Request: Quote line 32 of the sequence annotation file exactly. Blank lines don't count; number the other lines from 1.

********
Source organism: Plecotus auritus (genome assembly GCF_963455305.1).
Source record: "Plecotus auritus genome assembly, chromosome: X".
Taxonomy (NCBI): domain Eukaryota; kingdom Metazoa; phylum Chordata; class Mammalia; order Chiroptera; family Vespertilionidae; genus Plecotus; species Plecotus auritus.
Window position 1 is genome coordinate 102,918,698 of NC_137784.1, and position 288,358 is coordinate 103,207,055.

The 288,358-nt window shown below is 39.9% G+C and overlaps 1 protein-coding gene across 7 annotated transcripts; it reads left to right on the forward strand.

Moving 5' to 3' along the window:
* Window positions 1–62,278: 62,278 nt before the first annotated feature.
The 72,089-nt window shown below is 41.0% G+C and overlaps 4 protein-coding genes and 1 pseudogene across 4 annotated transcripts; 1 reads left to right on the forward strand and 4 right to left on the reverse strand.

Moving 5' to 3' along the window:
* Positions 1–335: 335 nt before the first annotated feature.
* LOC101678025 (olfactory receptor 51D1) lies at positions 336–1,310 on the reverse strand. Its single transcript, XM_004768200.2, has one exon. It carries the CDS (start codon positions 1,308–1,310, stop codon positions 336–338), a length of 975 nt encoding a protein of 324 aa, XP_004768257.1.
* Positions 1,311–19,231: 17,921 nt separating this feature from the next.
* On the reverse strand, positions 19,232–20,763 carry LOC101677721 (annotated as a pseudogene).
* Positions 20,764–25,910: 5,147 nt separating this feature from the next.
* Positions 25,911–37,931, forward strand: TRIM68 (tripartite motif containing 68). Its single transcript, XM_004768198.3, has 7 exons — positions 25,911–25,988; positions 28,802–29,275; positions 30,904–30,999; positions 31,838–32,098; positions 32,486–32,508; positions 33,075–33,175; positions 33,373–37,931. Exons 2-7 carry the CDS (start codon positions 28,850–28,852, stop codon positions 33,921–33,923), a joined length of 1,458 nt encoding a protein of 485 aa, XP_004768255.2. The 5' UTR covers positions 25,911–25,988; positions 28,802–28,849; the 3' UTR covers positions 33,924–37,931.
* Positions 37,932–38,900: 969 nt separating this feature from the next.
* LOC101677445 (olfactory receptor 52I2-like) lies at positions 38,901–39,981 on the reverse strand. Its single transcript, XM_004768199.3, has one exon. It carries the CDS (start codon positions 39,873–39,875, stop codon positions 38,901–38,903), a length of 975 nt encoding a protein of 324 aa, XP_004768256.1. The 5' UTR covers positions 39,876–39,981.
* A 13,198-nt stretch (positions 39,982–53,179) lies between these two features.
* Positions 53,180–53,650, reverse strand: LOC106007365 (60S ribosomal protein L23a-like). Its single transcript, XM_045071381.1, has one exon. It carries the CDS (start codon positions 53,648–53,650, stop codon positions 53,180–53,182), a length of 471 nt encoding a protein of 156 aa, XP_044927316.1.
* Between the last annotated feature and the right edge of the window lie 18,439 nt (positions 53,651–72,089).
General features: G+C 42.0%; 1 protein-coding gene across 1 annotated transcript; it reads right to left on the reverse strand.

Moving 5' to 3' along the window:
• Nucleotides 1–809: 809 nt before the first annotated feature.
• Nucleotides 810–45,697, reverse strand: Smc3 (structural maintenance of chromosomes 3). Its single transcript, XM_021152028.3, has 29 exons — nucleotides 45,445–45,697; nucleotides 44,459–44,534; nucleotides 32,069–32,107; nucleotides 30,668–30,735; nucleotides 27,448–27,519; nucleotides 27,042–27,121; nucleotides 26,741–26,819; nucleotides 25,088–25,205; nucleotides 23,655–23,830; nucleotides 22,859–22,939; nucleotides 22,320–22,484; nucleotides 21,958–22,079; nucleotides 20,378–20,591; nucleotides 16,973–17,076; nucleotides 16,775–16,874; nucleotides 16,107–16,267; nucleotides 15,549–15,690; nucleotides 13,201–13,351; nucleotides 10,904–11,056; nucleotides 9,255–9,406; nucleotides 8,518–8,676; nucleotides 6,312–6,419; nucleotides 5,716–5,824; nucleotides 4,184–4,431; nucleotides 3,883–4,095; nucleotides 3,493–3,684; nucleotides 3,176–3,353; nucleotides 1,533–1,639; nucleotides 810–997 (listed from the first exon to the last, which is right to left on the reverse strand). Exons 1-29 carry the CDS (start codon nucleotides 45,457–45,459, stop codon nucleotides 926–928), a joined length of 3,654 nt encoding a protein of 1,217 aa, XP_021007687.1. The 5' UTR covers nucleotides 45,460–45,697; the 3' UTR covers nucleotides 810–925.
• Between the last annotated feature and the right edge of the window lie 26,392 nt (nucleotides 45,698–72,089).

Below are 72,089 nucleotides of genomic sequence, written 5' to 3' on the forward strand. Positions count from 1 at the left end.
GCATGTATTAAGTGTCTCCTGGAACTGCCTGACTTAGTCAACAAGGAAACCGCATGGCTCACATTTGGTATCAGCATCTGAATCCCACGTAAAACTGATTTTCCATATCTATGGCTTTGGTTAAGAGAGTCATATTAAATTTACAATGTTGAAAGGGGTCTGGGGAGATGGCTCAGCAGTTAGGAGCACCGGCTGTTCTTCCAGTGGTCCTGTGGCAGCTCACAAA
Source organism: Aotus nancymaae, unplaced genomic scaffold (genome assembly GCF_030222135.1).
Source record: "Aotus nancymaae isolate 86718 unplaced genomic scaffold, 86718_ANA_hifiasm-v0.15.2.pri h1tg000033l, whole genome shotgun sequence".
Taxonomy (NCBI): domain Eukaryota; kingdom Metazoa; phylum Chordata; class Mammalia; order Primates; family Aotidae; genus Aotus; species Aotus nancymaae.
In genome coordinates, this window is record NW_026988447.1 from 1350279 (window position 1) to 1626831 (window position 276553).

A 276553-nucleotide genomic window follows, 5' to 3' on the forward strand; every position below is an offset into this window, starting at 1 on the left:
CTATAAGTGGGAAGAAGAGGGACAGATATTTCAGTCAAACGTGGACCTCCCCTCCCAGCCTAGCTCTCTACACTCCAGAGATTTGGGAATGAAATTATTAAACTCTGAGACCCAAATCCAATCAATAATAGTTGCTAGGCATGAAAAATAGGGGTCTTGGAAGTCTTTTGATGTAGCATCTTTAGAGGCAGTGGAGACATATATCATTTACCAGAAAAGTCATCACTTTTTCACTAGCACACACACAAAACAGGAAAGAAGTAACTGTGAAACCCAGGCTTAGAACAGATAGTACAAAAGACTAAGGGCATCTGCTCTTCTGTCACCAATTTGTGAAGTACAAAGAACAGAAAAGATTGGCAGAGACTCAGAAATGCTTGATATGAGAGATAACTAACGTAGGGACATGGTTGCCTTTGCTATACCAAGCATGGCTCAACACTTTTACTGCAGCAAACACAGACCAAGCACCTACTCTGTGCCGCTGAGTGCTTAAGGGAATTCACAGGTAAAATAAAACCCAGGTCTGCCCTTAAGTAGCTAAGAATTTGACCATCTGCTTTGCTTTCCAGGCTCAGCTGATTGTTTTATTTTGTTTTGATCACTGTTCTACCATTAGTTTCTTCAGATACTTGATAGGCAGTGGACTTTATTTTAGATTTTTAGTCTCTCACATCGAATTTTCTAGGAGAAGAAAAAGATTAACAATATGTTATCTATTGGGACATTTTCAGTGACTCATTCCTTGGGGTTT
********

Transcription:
A 276553-nucleotide genomic window follows, 5' to 3' on the forward strand; every position below is an offset into this window, starting at 1 on the left: